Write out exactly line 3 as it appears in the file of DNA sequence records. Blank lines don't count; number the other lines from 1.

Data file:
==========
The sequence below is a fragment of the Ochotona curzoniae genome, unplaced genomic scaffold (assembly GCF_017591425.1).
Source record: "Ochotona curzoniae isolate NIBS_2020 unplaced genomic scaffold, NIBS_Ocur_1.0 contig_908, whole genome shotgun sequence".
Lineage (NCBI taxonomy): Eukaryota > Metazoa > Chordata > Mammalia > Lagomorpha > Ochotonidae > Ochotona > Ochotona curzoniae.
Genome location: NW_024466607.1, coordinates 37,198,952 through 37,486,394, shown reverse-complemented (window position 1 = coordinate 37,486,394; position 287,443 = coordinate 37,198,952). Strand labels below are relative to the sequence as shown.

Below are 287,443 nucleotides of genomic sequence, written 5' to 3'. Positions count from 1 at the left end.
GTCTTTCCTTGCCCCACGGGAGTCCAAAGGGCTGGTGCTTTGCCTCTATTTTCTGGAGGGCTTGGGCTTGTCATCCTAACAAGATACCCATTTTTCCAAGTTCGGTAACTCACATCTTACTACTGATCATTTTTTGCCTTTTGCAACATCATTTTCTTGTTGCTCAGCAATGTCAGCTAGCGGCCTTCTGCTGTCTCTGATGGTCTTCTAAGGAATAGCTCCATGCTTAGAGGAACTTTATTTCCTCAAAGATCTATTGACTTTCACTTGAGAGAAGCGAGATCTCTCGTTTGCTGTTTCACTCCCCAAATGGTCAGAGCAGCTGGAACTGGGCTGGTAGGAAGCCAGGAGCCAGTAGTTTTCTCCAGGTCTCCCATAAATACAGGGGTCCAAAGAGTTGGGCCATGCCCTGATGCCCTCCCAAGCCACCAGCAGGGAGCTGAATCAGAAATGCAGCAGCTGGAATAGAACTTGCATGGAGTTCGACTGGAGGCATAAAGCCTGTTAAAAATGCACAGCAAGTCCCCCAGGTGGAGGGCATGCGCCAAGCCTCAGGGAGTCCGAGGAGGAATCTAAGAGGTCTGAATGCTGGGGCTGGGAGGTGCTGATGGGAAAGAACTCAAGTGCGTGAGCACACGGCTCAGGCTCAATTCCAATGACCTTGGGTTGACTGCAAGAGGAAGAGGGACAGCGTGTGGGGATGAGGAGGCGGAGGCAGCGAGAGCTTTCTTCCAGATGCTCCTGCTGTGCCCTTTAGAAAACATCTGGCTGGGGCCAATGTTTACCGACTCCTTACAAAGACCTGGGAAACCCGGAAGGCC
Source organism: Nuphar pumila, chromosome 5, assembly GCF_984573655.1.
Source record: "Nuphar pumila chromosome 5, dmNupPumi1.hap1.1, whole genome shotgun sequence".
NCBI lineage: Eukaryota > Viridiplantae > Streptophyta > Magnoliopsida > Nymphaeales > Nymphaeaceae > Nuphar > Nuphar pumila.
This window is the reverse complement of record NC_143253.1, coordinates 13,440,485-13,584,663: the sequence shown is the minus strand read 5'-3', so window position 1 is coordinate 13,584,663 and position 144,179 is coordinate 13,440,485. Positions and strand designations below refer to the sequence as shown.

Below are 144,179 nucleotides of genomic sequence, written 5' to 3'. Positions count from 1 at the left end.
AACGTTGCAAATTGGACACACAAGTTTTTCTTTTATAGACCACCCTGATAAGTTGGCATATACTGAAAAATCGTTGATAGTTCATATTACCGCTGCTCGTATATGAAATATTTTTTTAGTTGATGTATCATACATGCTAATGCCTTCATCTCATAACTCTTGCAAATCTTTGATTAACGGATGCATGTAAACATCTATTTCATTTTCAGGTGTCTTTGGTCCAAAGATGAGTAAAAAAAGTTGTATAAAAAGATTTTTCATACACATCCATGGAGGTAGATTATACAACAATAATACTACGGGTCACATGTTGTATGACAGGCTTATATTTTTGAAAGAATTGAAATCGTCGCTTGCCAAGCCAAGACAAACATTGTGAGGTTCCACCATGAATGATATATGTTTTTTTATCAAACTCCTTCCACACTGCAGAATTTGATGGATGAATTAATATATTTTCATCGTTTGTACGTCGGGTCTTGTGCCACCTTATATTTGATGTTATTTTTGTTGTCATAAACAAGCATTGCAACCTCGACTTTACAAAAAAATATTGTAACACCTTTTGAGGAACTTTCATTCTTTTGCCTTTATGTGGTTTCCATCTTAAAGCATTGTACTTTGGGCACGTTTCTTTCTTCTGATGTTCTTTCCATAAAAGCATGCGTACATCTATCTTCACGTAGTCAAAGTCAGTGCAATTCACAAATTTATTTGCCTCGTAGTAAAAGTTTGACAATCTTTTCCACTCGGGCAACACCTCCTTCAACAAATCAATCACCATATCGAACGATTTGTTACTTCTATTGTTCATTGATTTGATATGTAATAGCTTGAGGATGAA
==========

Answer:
Lineage (NCBI taxonomy): Eukaryota > Metazoa > Chordata > Mammalia > Lagomorpha > Ochotonidae > Ochotona > Ochotona curzoniae.